Amid her zeal to save the world with the Green New Deal, Rep. Alexandria Ocasio-Cortez has ignored residents in her own Bronx back yard.
“I thought AOC would be our savior, but that’s not the case,” complained Roxanne Delgado, a local activist who said she has tried for months to get in touch with the congresswoman for help saving an animal shelter and to clean up parks in the district.
Delgado, 40, says she has made numerous calls to Ocasio-Cortez’s offices in Washington and Queens and sent a barrage of tweets after the freshman lawmaker encouraged residents during a recent visit to a Bronx public library to hit her up on social media.
But she’s heard nothing back.
“NO email or contact on @AOC’s page except DC number which has full #voicemail and no one picks up,” Delgado tweeted on Monday.
The Post made several calls to both the Washington and Queens offices last week. The same recording at both numbers gives Ocasio-Cortez’s Web site and doesn’t allow a caller to leave a message.
The website includes a “scheduling request” form that visitors can fill out to ask for a meeting.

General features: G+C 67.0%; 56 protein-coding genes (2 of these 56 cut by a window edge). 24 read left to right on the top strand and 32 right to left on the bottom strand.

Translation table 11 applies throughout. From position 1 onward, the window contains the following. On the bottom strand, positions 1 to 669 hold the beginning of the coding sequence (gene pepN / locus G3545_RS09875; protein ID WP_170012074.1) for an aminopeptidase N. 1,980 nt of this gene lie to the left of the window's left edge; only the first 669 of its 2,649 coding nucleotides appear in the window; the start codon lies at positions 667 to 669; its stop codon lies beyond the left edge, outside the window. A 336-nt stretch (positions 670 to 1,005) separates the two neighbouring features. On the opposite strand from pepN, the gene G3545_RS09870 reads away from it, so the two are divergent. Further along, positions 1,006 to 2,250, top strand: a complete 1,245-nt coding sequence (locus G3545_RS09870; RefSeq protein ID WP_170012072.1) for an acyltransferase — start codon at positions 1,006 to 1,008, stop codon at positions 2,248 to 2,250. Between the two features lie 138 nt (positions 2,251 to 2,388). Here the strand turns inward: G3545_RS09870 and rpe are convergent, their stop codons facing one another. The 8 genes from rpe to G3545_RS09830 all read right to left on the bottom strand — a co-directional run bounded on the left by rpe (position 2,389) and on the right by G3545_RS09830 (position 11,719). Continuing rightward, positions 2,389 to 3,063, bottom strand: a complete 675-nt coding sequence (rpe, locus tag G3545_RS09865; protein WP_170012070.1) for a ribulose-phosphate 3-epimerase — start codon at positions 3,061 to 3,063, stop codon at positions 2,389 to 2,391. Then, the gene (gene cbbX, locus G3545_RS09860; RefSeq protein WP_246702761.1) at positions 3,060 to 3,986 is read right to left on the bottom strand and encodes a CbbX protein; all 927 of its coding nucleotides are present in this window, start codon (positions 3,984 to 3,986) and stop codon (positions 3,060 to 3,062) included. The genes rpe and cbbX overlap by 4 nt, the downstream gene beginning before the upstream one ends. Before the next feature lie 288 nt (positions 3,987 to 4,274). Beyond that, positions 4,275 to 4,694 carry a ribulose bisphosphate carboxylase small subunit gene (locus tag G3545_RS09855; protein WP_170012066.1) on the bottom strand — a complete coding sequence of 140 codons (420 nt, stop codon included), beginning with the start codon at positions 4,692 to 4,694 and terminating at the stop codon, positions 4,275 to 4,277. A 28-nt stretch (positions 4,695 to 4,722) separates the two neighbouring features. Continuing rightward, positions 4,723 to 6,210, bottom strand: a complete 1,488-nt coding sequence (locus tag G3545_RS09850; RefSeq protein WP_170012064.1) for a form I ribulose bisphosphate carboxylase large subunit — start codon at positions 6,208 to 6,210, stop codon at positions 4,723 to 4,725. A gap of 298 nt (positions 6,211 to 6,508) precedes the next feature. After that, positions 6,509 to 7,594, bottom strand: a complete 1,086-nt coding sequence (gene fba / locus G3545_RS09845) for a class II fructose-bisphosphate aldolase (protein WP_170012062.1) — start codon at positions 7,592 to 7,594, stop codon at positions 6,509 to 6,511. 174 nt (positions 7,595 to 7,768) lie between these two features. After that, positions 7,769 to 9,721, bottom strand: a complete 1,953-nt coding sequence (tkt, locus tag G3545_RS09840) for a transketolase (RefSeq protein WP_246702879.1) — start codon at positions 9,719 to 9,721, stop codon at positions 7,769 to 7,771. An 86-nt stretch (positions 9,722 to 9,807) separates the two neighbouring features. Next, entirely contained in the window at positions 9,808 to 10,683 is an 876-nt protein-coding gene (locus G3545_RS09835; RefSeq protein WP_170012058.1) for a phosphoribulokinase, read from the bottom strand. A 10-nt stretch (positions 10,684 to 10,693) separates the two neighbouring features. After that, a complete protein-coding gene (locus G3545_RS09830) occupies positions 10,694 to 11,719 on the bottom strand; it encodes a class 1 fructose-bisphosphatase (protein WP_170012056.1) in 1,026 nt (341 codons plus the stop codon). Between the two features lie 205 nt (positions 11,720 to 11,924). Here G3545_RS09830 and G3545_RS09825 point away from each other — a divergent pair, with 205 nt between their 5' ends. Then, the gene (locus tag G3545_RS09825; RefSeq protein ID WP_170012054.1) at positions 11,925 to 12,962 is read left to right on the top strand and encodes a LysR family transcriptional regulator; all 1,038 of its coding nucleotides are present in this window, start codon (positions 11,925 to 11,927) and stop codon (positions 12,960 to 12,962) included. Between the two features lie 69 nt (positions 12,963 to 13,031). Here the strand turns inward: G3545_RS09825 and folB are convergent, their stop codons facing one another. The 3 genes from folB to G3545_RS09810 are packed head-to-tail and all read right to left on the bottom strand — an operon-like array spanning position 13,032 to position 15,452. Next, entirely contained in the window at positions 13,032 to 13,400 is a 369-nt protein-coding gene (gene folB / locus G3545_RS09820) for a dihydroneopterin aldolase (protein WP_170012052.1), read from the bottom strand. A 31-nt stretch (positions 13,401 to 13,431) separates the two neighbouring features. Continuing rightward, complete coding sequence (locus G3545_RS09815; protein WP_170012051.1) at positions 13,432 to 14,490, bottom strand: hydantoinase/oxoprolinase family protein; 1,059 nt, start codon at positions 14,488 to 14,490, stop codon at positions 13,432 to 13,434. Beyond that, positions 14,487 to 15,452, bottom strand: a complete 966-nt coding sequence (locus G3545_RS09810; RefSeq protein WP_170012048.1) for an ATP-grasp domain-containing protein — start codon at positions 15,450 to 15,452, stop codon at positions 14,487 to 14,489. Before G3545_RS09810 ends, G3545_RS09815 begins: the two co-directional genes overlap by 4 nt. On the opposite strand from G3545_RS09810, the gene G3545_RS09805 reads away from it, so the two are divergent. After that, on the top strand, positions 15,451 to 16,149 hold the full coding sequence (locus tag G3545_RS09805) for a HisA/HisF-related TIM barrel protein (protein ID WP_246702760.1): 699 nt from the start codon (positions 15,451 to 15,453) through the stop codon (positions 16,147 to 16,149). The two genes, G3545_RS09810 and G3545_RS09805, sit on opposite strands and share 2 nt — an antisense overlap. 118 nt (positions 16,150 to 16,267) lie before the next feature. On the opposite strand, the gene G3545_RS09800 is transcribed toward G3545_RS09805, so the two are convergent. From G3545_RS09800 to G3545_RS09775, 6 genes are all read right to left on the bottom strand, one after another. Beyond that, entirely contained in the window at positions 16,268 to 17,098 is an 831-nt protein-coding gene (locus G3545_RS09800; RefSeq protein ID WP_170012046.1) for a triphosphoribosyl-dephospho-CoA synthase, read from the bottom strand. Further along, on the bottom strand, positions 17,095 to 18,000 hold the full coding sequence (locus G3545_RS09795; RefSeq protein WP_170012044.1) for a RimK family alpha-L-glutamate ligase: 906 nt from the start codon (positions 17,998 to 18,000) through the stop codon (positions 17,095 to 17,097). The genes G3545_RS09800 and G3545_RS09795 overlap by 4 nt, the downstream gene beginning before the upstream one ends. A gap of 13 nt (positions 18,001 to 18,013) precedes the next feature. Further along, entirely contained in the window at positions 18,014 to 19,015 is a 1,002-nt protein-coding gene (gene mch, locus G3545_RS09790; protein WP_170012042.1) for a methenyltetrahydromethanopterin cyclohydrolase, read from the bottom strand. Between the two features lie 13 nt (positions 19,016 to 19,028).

Another Bronx constituent told a community gathering last month that they needed Ocasio-Cortez for a sitdown with post-office officials to sort out difficulties he was having with mail delivery.
“I want AOC or a representative from AOC to be there,” Anthony Vitaliano, a former cop and Community Board 11 member, said at a Feb. 28 board meeting.
Vitaliano, 78, also wants Ocasio-Cortez to pressure Amtrak to clean up graffiti at property it owns on Tremont Avenue.
“You know, I appreciate what she’s doing, but she has to represent us,” he told the board gathering, where other elected officials — from the city and state but not AOC’s office — sent staffers.
Whether you politically disagree or agree with her, like or loathe her, what this woman has done in three months is amazing and her minutes at congressional hearings are must see T.V. But the one thing Ms. Ocasio-Cortez seems to have forgotten with all the fame and attention she's achieved is that all politics are still local.